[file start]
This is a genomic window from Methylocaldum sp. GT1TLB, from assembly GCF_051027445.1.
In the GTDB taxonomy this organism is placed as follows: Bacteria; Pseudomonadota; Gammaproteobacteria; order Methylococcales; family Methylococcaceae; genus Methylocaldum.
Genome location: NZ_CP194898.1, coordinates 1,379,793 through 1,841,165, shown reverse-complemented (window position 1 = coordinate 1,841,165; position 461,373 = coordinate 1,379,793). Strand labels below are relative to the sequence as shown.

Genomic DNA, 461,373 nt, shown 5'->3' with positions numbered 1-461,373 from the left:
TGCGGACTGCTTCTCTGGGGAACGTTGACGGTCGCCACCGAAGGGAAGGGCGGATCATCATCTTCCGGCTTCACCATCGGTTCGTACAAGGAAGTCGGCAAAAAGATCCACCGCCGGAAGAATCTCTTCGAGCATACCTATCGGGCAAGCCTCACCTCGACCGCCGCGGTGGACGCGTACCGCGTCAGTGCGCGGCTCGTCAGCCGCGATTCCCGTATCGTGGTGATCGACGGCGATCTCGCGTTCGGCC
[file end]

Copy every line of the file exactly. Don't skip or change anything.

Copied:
This is a genomic window from Methylocaldum sp. GT1TLB, from assembly GCF_051027445.1.
In the GTDB taxonomy this organism is placed as follows: Bacteria; Pseudomonadota; Gammaproteobacteria; order Methylococcales; family Methylococcaceae; genus Methylocaldum.
Genome location: NZ_CP194898.1, coordinates 1,379,793 through 1,841,165, shown reverse-complemented (window position 1 = coordinate 1,841,165; position 461,373 = coordinate 1,379,793). Strand labels below are relative to the sequence as shown.

Genomic DNA, 461,373 nt, shown 5'->3' with positions numbered 1-461,373 from the left:
TGCGGACTGCTTCTCTGGGGAACGTTGACGGTCGCCACCGAAGGGAAGGGCGGATCATCATCTTCCGGCTTCACCATCGGTTCGTACAAGGAAGTCGGCAAAAAGATCCACCGCCGGAAGAATCTCTTCGAGCATACCTATCGGGCAAGCCTCACCTCGACCGCCGCGGTGGACGCGTACCGCGTCAGTGCGCGGCTCGTCAGCCGCGATTCCCGTATCGTGGTGATCGACGGCGATCTCGCGTTCGGCC